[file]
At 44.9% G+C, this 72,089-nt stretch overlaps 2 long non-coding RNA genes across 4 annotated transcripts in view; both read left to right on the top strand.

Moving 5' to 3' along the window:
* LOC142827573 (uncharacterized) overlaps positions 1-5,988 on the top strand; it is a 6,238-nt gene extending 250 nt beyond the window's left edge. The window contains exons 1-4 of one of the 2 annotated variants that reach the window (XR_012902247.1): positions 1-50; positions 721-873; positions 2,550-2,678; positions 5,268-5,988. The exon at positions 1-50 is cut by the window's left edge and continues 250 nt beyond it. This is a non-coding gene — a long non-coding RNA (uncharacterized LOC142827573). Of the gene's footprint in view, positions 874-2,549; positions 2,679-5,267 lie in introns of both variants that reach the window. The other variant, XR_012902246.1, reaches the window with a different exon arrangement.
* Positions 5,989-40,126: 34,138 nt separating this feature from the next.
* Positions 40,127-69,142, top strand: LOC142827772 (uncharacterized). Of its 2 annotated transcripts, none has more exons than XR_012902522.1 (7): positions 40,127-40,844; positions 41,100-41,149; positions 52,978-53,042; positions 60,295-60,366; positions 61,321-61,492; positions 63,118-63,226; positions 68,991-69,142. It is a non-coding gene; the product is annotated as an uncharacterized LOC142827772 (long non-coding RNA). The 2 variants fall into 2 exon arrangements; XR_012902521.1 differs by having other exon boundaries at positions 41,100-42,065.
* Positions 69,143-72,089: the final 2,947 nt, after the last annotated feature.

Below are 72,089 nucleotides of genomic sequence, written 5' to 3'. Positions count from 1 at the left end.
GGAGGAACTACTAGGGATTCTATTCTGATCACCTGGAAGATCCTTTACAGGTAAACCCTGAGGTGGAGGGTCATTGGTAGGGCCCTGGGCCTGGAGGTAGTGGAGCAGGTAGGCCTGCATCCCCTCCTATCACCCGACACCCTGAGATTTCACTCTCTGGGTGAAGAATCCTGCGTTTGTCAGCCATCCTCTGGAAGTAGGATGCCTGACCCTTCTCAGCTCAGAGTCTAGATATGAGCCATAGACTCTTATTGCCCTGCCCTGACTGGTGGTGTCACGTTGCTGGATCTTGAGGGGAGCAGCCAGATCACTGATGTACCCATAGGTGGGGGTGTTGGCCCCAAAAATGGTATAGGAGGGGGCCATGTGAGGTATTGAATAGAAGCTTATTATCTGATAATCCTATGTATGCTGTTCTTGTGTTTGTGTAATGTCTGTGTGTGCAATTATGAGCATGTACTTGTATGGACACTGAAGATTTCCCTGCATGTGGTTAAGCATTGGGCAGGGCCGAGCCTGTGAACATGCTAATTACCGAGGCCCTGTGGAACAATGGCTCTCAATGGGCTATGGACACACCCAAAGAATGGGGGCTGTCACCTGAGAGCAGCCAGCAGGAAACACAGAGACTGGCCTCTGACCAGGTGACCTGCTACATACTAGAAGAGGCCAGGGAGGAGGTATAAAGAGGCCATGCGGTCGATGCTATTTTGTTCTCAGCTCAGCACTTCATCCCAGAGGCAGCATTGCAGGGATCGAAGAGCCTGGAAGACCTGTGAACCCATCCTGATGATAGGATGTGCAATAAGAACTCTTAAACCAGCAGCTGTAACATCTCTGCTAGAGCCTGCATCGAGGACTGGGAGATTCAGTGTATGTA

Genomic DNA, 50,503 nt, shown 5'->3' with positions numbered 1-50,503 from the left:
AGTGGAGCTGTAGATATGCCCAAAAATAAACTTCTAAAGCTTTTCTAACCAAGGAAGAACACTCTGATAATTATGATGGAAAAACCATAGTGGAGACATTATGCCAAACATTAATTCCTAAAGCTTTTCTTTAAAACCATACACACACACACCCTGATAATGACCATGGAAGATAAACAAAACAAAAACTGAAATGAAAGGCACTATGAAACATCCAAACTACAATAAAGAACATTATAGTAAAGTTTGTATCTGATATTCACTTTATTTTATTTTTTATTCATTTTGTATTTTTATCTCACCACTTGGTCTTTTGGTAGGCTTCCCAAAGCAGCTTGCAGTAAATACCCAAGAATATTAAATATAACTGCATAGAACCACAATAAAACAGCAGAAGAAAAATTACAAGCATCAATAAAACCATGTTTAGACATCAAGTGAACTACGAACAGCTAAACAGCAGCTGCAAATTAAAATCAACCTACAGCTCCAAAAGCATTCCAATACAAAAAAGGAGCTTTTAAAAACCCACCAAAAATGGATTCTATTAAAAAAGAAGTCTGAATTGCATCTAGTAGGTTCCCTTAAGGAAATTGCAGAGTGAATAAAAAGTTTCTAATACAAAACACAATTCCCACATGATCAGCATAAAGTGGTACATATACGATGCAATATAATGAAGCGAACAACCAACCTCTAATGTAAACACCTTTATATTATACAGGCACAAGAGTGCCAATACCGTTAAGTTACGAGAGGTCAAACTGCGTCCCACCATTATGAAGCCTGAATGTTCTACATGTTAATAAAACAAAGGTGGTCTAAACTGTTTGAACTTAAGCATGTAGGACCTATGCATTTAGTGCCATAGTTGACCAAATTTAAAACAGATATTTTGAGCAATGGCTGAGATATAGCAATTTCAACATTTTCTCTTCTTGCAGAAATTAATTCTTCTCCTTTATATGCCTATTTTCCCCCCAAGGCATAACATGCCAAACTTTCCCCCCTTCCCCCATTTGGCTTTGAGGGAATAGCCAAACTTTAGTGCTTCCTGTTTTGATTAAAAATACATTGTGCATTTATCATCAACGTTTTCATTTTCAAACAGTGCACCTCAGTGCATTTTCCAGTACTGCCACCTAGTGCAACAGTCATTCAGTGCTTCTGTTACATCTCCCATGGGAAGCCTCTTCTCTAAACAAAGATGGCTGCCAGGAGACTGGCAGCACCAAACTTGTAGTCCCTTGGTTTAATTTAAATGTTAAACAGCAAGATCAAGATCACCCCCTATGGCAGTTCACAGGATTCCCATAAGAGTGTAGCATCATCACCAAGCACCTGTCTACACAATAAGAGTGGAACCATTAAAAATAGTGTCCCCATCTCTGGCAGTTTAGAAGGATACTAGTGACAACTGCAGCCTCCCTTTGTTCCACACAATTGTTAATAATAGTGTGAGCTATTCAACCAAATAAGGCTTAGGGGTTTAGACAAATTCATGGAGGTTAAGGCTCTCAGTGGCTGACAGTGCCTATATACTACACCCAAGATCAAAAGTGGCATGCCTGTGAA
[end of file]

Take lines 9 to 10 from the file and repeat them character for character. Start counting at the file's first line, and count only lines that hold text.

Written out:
Genomic DNA, 50,503 nt, shown 5'->3' with positions numbered 1-50,503 from the left:
AGTGGAGCTGTAGATATGCCCAAAAATAAACTTCTAAAGCTTTTCTAACCAAGGAAGAACACTCTGATAATTATGATGGAAAAACCATAGTGGAGACATTATGCCAAACATTAATTCCTAAAGCTTTTCTTTAAAACCATACACACACACACCCTGATAATGACCATGGAAGATAAACAAAACAAAAACTGAAATGAAAGGCACTATGAAACATCCAAACTACAATAAAGAACATTATAGTAAAGTTTGTATCTGATATTCACTTTATTTTATTTTTTATTCATTTTGTATTTTTATCTCACCACTTGGTCTTTTGGTAGGCTTCCCAAAGCAGCTTGCAGTAAATACCCAAGAATATTAAATATAACTGCATAGAACCACAATAAAACAGCAGAAGAAAAATTACAAGCATCAATAAAACCATGTTTAGACATCAAGTGAACTACGAACAGCTAAACAGCAGCTGCAAATTAAAATCAACCTACAGCTCCAAAAGCATTCCAATACAAAAAAGGAGCTTTTAAAAACCCACCAAAAATGGATTCTATTAAAAAAGAAGTCTGAATTGCATCTAGTAGGTTCCCTTAAGGAAATTGCAGAGTGAATAAAAAGTTTCTAATACAAAACACAATTCCCACATGATCAGCATAAAGTGGTACATATACGATGCAATATAATGAAGCGAACAACCAACCTCTAATGTAAACACCTTTATATTATACAGGCACAAGAGTGCCAATACCGTTAAGTTACGAGAGGTCAAACTGCGTCCCACCATTATGAAGCCTGAATGTTCTACATGTTAATAAAACAAAGGTGGTCTAAACTGTTTGAACTTAAGCATGTAGGACCTATGCATTTAGTGCCATAGTTGACCAAATTTAAAACAGATATTTTGAGCAATGGCTGAGATATAGCAATTTCAACATTTTCTCTTCTTGCAGAAATTAATTCTTCTCCTTTATATGCCTATTTTCCCCCCAAGGCATAACATGCCAAACTTTCCCCCCTTCCCCCATTTGGCTTTGAGGGAATAGCCAAACTTTAGTGCTTCCTGTTTTGATTAAAAATACATTGTGCATTTATCATCAACGTTTTCATTTTCAAACAGTGCACCTCAGTGCATTTTCCAGTACTGCCACCTAGTGCAACAGTCATTCAGTGCTTCTGTTACATCTCCCATGGGAAGCCTCTTCTCTAAACAAAGATGGCTGCCAGGAGACTGGCAGCACCAAACTTGTAGTCCCTTGGTTTAATTTAAATGTTAAACAGCAAGATCAAGATCACCCCCTATGGCAGTTCACAGGATTCCCATAAGAGTGTAGCATCATCACCAAGCACCTGTCTACACAATAAGAGTGGAACCATTAAAAATAGTGTCCCCATCTCTGGCAGTTTAGAAGGATACTAGTGACAACTGCAGCCTCCCTTTGTTCCACACAATTGTTAATAATAGTGTGAGCTATTCAACCAAATAAGGCTTAGGGGTTTAGACAAATTCATGGAGGTTAAGGCTCTCAGTGGCTGACAGTGCCTATATACTACACCCAAGATCAAAAGTGGCATGCCTGTGAA